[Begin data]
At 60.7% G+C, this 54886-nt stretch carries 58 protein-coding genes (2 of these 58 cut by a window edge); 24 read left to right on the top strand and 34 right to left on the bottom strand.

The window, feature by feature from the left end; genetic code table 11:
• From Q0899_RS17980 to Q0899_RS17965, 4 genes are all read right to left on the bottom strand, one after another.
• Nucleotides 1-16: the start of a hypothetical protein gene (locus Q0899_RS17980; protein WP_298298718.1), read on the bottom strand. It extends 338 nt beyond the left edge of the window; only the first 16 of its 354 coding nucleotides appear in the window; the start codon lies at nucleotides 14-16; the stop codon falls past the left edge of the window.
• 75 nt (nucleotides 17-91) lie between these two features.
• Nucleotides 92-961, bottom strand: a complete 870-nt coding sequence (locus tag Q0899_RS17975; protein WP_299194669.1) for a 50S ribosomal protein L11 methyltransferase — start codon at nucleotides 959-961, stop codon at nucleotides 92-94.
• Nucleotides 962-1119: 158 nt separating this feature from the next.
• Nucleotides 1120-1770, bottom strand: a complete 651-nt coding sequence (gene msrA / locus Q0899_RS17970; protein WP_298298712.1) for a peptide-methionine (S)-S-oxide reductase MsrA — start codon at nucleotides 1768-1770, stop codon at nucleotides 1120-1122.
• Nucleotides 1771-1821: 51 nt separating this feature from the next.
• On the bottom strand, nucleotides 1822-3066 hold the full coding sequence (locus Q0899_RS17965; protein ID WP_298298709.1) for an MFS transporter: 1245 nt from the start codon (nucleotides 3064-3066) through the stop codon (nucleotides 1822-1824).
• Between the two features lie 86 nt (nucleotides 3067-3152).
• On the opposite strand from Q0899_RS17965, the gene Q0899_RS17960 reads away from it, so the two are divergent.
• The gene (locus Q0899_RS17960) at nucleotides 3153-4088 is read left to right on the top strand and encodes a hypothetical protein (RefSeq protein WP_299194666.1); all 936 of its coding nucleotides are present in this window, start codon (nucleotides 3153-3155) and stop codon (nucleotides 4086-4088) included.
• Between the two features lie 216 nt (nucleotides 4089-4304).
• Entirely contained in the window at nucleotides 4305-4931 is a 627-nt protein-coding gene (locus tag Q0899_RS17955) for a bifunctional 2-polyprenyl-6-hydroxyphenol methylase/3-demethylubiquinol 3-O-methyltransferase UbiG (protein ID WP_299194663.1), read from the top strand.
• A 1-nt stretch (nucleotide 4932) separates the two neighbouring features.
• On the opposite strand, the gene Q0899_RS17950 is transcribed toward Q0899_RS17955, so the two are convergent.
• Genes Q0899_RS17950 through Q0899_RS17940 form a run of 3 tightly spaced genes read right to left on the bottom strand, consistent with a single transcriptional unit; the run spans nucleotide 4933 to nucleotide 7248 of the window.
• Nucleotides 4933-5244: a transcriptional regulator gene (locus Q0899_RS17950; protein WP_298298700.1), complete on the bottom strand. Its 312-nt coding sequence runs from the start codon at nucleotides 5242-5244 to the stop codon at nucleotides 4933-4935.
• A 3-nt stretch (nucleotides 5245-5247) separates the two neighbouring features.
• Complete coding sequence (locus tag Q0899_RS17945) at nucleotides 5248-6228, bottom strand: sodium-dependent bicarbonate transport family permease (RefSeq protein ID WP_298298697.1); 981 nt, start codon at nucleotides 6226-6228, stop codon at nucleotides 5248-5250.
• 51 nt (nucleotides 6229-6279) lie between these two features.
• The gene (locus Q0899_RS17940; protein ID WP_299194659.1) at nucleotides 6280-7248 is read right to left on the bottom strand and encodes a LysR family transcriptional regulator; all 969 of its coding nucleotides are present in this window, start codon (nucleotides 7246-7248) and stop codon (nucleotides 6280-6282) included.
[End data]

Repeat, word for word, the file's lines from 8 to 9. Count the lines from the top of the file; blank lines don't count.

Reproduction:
• Nucleotides 1120-1770, bottom strand: a complete 651-nt coding sequence (gene msrA / locus Q0899_RS17970; protein WP_298298712.1) for a peptide-methionine (S)-S-oxide reductase MsrA — start codon at nucleotides 1768-1770, stop codon at nucleotides 1120-1122.
• Nucleotides 1771-1821: 51 nt separating this feature from the next.